Figure 2 Directory Services Stack

Figure 2** Directory Services Stack **

When you communicate with Active Directory, you’re ultimately using LDAP, which is both a network protocol and a programming model with its own query language. Simple queries such as the one shown in Figure 1 are quite trivial to implement.

That’s not necessarily the case when you try to do something such as build an org chart, which is entirely possible since Active Directory allows organizations to track relationships among users. Take for example the manager, directReports, department, and title attributes on a user object in Active Directory. Now, if this sort of data were stored in SQL Server™, it would be possible to generate an org chart with very few round-trips to the database. Using the SQL JOIN operator, you can ask the database to build a report and ship it back to you.

LDAP doesn’t have a JOIN operator. And Active Directory doesn’t have anything akin to stored procedures that you can write to put together custom reports like this on the server side. So when your LDAP queries start to get more complex, you may find yourself doing manual joins on the client to put together the data you need. This can result in many round-trips to the domain controller—if you’re not careful, your application might end up wasting network bandwidth while the user waits impatiently at the console for a response.

Caching Properties and Objects

So what’s the solution? Given that directories are designed for read-often, write-seldom operations, a temporary client-side cache is a logical way to help reduce the overhead of complex LDAP queries. In fact, ADSI already implements a property cache for this reason. When the code in Figure 1 asks for the LDAP attribute called mail, the DirectoryEntry class actually downloads all the attributes on the user object making them available locally (in case you’re wondering, you can control this using the RefreshCache method on DirectoryEntry to select exactly which attributes you care about).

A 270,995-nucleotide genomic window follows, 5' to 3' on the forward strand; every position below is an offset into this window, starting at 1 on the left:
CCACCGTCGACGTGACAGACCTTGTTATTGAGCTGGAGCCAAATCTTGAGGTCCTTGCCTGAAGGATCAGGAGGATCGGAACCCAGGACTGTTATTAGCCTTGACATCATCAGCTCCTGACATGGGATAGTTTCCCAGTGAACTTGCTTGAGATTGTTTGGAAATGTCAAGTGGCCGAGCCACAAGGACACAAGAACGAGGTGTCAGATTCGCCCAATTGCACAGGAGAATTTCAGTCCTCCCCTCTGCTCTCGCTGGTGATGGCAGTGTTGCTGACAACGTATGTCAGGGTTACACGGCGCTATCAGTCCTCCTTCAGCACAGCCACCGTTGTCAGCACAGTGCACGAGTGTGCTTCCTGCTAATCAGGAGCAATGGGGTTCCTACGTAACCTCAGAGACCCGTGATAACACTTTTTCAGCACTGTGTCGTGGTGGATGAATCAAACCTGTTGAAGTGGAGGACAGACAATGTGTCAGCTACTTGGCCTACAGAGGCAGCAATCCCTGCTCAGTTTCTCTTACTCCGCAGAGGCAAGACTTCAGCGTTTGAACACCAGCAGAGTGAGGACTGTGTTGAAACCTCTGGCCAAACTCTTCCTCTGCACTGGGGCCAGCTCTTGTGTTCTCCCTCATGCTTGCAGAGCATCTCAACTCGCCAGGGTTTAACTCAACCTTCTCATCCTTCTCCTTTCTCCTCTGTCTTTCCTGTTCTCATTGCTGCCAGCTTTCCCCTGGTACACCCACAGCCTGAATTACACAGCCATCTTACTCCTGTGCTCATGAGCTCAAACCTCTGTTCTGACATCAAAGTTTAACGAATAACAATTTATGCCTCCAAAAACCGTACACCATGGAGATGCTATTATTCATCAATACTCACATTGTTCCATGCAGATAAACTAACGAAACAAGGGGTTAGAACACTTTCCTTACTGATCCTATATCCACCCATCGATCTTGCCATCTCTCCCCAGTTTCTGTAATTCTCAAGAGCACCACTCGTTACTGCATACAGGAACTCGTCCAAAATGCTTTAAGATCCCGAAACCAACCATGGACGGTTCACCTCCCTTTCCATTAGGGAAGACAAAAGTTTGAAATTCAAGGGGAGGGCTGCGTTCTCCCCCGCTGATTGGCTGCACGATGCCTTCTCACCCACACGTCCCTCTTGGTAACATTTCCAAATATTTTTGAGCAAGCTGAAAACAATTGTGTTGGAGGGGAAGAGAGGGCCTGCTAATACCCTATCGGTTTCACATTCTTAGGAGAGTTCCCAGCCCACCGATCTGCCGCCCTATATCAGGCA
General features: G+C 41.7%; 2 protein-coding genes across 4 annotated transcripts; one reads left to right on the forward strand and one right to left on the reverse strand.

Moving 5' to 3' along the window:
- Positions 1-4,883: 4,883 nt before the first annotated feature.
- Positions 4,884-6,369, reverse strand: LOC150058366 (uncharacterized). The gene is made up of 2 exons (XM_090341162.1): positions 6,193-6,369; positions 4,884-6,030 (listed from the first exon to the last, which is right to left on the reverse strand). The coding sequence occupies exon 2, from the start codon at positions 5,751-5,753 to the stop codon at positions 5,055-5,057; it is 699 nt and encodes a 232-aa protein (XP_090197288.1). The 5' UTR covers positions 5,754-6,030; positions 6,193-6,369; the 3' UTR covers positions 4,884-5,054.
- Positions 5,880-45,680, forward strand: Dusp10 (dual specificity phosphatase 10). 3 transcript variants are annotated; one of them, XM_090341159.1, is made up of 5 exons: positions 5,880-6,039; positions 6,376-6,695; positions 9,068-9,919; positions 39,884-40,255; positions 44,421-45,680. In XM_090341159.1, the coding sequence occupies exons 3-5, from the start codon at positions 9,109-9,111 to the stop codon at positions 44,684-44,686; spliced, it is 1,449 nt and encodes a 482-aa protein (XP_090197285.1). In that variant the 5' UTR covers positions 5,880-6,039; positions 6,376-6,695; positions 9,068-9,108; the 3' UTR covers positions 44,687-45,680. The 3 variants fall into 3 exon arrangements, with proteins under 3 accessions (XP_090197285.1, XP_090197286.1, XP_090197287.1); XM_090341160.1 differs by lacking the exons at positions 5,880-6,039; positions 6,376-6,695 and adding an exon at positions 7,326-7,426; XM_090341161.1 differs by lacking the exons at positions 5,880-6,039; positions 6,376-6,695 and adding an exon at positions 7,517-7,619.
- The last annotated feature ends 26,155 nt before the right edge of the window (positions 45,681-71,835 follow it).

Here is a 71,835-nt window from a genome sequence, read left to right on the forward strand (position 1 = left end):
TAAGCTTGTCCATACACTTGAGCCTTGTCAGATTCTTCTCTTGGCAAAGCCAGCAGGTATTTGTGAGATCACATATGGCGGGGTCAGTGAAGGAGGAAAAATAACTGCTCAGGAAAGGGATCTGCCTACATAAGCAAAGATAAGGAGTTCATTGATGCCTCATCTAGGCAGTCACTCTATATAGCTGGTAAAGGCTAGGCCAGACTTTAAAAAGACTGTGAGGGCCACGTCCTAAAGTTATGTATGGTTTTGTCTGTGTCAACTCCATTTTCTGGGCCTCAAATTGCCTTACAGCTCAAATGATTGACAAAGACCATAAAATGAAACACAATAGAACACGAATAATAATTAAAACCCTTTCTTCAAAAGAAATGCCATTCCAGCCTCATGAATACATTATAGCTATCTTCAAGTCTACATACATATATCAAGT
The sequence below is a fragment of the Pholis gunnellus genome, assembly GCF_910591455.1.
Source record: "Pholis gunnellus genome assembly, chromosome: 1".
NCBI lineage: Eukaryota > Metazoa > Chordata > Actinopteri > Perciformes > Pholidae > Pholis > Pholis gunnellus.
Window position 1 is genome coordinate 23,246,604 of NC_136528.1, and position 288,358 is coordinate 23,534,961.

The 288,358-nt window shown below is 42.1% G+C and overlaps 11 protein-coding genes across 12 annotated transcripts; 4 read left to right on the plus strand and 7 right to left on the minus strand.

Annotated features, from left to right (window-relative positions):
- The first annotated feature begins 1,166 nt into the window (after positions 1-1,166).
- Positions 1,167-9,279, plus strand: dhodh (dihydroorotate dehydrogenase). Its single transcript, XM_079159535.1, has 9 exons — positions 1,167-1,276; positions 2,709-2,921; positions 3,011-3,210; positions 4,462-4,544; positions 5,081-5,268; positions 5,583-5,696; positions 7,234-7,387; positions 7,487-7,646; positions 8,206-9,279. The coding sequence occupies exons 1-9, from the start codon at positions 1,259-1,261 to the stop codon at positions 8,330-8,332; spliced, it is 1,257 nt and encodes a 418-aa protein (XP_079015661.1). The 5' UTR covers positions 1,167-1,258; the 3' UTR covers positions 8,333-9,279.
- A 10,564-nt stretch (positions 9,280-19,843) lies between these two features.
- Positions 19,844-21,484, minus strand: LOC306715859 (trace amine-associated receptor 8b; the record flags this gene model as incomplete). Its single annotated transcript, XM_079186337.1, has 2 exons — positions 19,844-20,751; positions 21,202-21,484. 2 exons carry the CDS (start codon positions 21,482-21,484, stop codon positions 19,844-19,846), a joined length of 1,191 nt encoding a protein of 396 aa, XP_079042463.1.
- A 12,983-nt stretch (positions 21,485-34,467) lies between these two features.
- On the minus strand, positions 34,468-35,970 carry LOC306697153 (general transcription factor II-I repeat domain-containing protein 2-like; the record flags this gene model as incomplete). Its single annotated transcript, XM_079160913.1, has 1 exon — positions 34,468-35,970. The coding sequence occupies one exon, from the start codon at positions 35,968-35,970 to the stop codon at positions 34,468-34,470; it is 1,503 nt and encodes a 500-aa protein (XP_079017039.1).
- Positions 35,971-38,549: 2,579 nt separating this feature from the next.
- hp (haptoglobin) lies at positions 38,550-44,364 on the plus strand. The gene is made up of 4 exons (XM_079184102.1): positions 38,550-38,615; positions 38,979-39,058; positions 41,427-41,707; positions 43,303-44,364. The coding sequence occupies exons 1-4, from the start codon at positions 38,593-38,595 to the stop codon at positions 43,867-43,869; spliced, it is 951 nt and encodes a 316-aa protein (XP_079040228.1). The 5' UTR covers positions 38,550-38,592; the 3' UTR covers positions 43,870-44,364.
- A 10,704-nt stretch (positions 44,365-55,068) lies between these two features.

The property cache is useful for caching the attributes of a single object. However, when you’re dealing with many objects, such as in the org chart example, you need to cache those objects, not just their properties. And then the question comes up, "Now that I have this cache of objects, how long can I keep it around?" It seems wasteful to just throw this information away if there is a possibility that you will soon need the data again.

ASP.NET has a caching infrastructure that you can use to help manage a local cache of directory objects. It’s pretty easy to drop something in the cache, specifying a time in the future when the cache should become invalid. If you can’t find what you’re looking for in the cache, you know it has expired and you can then go back to the directory and refresh the cache. Here’s the basic pattern:

List<DirectoryEntry> users = Cache[“users”];
if (null == users) 
{
    // refresh cache from Active Directory
    users = loadUserListFromAD();
    Cache.Add(“users”, users, null, DateTime.Now.AddMinutes(5),
        Cache.NoSlidingExpiration, CacheItemPriority.Normal, null);
}
displayOrgChart(users);

If you’re getting a lot of requests for this org chart, a cache such as this can be a lifesaver.

SqlDependency and Smarter Caching

The release of ADO.NET 2.0 and SQL Server 2005 brought a new class to help manage local data caches. SqlDependency, in the System.Data.SqlClient namespace, uses a feature of SQL Server 2005 called query notifications. In managed code, you can create an instance of SqlDependency and give it a SqlCommand with a query. It will then notify you if the data represented by that query has changed. To limit the burden on the database, the query you watch has some limitations; but keep in mind that the query you watch does not necessarily have to be exactly the same as the query you use to retrieve the data. The query you use as a dependency could be a superset of the query you actually execute, and you can still reap the benefits of this feature.